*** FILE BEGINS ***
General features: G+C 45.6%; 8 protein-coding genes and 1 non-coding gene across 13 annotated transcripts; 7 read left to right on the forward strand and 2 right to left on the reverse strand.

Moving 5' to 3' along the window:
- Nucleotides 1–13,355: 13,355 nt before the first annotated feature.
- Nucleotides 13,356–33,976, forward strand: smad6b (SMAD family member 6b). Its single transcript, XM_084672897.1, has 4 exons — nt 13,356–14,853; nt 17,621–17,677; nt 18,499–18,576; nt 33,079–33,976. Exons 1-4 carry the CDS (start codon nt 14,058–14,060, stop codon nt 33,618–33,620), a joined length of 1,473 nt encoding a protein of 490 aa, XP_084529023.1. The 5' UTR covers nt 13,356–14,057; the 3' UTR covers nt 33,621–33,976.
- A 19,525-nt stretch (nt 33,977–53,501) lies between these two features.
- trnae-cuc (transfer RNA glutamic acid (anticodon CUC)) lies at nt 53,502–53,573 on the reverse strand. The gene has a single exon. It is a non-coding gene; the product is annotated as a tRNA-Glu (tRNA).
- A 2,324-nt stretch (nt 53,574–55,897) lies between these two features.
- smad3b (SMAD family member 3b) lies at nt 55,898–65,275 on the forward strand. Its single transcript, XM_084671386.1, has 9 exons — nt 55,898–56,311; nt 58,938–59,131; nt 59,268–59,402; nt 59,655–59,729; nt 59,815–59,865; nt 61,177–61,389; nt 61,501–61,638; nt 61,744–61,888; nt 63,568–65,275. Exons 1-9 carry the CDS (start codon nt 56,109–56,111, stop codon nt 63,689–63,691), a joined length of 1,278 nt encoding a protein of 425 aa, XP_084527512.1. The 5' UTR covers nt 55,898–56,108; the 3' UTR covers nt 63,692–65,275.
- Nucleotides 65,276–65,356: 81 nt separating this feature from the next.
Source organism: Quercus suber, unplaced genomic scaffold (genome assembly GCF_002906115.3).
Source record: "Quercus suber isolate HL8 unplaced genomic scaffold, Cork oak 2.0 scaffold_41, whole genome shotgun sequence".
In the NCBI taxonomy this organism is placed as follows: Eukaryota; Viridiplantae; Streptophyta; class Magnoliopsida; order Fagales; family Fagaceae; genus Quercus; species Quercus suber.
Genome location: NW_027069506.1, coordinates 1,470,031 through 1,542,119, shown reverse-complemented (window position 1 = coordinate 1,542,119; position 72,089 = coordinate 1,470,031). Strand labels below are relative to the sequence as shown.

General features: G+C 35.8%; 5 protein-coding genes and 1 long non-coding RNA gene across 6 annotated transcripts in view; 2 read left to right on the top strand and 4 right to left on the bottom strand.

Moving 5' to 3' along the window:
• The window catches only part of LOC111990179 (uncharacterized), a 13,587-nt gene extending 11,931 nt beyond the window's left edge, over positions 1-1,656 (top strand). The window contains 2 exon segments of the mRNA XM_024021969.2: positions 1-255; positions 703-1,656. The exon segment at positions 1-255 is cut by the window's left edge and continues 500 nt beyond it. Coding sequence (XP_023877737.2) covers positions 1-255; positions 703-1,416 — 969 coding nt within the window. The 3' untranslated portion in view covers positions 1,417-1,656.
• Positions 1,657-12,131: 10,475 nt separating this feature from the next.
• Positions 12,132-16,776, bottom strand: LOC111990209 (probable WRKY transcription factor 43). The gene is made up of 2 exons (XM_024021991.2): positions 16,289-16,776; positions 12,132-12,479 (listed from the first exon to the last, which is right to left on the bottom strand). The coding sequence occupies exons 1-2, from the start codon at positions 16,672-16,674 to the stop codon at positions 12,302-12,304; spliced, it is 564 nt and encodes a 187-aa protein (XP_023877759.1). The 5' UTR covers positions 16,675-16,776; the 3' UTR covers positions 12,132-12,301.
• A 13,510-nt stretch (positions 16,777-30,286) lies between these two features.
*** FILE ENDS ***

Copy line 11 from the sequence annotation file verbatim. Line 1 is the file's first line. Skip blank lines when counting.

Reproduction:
Source record: "Quercus suber isolate HL8 unplaced genomic scaffold, Cork oak 2.0 scaffold_41, whole genome shotgun sequence".